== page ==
R.I.P. Marilyn Burns: The Underrated Scream Queen


Marilyn Burns
The Underrated Scream Queen
Dead at Aged 65

By Rob Watts

Actress Marilyn Burns passed away suddenly yesterday due to unknown causes. Sadly, many people reading this have no knowledge of Marilyn Burns or her short—yet fantastic body of work. She’s best known for her roles in Tobe Hooper’s independent classic films The Texas Chainsaw Massacre (1974) and Eaten Alive (1977.) She also took on the role of Linda Kasabian, one of Charles Manson’s devotees in the film Helter Skelter (1976.)

Born in Erie, Pennsylvania and raised mostly in Houston, Texas, Burns had a love for the arts at an early age, and as a result of that passion, she attended The University of Texas at Austin. There she earned her degree in Drama. Although she’s best known for her appearances on film, Burns appeared in various stage productions, most notably a musical production of A Midsummer Night’s Dream. From there, she made a few small appearances on film, such as her big screen debut Brewster McCloud in 1970. Later on, she’d appeared in 1975s The Great Waldo Pepper.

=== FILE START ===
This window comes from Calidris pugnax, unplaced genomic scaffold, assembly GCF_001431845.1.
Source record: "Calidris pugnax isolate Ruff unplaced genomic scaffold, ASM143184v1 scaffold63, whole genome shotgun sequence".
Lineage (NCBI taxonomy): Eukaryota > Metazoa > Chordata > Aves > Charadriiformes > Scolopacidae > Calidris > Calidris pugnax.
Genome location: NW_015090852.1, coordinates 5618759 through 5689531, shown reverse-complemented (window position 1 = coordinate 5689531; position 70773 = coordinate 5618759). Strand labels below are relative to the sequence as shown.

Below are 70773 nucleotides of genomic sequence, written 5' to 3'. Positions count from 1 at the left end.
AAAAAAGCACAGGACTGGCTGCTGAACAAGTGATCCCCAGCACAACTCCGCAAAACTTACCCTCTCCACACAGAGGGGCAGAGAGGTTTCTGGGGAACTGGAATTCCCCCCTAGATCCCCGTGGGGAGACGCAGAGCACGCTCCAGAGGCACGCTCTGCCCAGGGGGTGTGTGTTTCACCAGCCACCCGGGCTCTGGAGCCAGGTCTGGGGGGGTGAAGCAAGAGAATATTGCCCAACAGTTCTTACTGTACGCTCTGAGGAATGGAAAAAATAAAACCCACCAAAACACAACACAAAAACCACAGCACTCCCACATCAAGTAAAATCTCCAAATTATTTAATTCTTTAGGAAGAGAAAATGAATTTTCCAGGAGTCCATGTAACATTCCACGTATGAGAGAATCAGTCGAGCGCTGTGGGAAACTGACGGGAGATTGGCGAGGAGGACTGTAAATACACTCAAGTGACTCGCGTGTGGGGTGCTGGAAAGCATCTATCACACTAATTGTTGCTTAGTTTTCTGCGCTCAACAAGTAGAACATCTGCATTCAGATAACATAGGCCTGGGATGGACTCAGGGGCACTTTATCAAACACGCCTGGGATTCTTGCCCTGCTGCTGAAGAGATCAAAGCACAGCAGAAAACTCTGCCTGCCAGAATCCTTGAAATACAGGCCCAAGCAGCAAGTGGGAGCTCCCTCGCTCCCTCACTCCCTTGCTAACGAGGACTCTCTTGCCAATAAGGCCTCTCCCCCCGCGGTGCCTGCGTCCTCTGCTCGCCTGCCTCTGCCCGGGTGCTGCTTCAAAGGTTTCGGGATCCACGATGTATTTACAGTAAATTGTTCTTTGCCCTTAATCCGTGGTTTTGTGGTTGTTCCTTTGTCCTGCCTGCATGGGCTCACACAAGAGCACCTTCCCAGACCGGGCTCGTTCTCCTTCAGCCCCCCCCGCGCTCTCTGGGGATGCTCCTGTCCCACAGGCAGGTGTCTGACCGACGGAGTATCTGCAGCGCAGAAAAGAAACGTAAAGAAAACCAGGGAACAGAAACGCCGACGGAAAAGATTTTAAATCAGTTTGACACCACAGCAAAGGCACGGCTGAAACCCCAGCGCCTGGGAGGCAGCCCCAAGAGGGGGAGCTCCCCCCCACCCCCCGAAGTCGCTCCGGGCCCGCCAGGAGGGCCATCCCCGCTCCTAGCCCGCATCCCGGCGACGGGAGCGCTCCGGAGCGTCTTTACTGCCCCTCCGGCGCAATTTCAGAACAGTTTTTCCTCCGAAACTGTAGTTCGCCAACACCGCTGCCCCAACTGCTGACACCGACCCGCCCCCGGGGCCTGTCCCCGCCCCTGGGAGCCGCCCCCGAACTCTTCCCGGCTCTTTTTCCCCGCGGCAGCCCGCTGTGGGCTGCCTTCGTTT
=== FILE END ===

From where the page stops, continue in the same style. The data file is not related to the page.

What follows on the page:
But it was a low budget production project that made Marilyn Burns a household name, at least in the homes of horror fans. The Texas Chainsaw Massacre, released in 1974—a full-year after production of the film ended, but eventually went on to become the 12th highest grossing film of that year—mostly due-in-part by the false marketing campaign that the film was in-fact, based on a “true story.” Grossing more than 30 million dollars at the box office. Not too shabby considering its low-budget production. It was the highest grossing independent film at that time, until John Carpenter’s Halloween hit the 47 million mark in 1978.